Traffic > Transit

In a happy world, Honda wants us to have driverless ride-hail vehicles

The Cruise Origin will take away the stress of daily transport

Not your usual crowd-drawer at a car show. PHOTO BY VERNON B. SARNE

The last time I covered the Tokyo Motor Show with its iconic name was in 2019—four eventful years before bearing a new label: Japan Mobility Show. Even then, a few months before the world came to struggle with a deadly pandemic, the biennial event was already showing signs of a metamorphosis.

You see, the first Tokyo Motor Show I had attended was in 1997. Back then, the stars of the show were sexy sports cars and head-turning SUVs. This year, at the booth of Honda (which is visibly the largest of all, thanks in part to the HondaJet Elite II), this weird-looking vehicle you see here takes center stage. Yes, there is nothing sexy nor head-turning about it.

This is the Cruise Origin, a driverless ride-hail vehicle that is the product of a joint venture between Honda, General Motors, and Cruise. The goal is to make it available in central Tokyo by early 2026. The three companies will initially roll it out in dozens, and then by a fleet of 500 units. Needless to say, if this is successful, the rest of our dying planet will get to enjoy it, too.

The autonomous Cruise Origin promises to change our concept of transportation. PHOTO BY VERNON B. SARNE

Obviously, because this is a driverless vehicle, it doesn’t have a driver’s seat or a steering wheel. What it does have is a spacious cabin space that accommodates six passengers sitting face-to-face. Kind of like a Philippine jeepney sans a reckless driver and with enough room to relax and even stretch one’s legs.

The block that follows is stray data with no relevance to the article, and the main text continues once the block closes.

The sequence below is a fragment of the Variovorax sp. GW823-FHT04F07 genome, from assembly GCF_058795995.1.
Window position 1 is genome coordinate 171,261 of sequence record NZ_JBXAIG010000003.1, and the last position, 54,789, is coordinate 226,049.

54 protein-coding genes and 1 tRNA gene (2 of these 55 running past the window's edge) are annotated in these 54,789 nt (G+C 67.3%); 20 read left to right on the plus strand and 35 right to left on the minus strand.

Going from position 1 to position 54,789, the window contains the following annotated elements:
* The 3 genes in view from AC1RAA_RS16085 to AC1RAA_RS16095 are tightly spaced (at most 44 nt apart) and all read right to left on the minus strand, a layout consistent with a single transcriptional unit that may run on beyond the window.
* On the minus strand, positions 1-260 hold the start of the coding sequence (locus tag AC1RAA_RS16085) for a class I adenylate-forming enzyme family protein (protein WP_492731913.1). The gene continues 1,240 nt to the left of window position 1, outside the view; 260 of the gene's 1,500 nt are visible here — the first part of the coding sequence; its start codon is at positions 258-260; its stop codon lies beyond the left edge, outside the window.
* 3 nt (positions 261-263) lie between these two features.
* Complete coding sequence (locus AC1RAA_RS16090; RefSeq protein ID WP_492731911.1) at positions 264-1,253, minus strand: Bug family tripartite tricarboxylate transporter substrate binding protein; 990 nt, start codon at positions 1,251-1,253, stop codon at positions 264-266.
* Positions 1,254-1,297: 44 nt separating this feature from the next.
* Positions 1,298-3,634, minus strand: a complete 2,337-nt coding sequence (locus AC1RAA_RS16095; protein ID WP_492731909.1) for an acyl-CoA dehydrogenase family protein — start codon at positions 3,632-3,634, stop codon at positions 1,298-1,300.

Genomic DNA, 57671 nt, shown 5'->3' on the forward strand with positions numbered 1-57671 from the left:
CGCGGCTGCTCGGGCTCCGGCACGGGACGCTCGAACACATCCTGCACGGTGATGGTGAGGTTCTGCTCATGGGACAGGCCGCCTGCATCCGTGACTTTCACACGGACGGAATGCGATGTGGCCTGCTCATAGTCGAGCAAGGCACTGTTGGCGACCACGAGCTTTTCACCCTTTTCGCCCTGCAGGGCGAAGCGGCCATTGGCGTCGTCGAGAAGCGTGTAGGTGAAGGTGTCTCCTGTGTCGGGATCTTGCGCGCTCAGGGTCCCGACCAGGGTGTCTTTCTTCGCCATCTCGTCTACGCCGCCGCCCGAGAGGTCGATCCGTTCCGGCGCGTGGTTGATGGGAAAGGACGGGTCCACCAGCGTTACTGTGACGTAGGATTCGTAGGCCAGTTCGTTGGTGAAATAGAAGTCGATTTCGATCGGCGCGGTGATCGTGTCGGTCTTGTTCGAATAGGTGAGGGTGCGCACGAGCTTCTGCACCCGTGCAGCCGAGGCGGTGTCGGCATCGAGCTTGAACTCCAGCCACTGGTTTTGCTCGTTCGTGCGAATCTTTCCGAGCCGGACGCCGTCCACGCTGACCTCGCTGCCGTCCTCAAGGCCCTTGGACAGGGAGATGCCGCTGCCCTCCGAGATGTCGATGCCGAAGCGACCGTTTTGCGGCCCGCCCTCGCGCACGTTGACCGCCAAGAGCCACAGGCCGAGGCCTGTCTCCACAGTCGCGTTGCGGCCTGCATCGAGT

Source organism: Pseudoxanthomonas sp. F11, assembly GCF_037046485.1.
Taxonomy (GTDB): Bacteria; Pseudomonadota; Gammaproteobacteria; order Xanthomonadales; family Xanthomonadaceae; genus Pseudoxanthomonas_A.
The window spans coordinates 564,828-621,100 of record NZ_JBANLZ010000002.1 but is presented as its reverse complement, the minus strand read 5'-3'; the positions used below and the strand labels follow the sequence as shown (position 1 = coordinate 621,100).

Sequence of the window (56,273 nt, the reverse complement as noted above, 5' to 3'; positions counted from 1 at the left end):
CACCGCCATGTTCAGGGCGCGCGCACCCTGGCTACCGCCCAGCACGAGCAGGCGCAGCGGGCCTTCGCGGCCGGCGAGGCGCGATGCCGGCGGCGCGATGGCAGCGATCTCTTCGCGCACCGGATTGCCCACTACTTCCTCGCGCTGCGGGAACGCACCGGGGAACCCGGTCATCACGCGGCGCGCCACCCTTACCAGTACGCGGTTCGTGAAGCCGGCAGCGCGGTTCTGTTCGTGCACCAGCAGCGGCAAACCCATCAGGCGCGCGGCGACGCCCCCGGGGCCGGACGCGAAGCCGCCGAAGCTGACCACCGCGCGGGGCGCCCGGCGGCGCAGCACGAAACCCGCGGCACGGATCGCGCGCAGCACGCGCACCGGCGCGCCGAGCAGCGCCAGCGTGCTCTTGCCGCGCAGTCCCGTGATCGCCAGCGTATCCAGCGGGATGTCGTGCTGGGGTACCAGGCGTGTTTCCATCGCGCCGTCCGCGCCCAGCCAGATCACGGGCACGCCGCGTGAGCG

In a perfect world, people laugh and interact with each other during a trip. PHOTO FROM HONDA

I now see the need to rename the biennial expo. The world has come to understand that vehicles have to serve their true purpose. And it’s not to be sexy and head-turning, but to provide mobility. Specifically, sustainable mobility. Gone are the days when neck-snapping acceleration was the most important thing in the motoring community. Moving from point A to B efficiently and inclusively is what matters now.

The Japan Mobility Show will be held at Tokyo Big Sight until November 5. Drop by if you happen to be in our favorite place under the sun.

Vernon B. Sarne

Vernon is the founder and editor-in-chief of VISOR. He has been an automotive journalist since July 1995. He became one by serendipity, walking into the office of a small publishing company and applying for a position he had no idea was for a local car magazine. God has watched over him throughout his humble journey. He writes the ‘Spoiler’ column.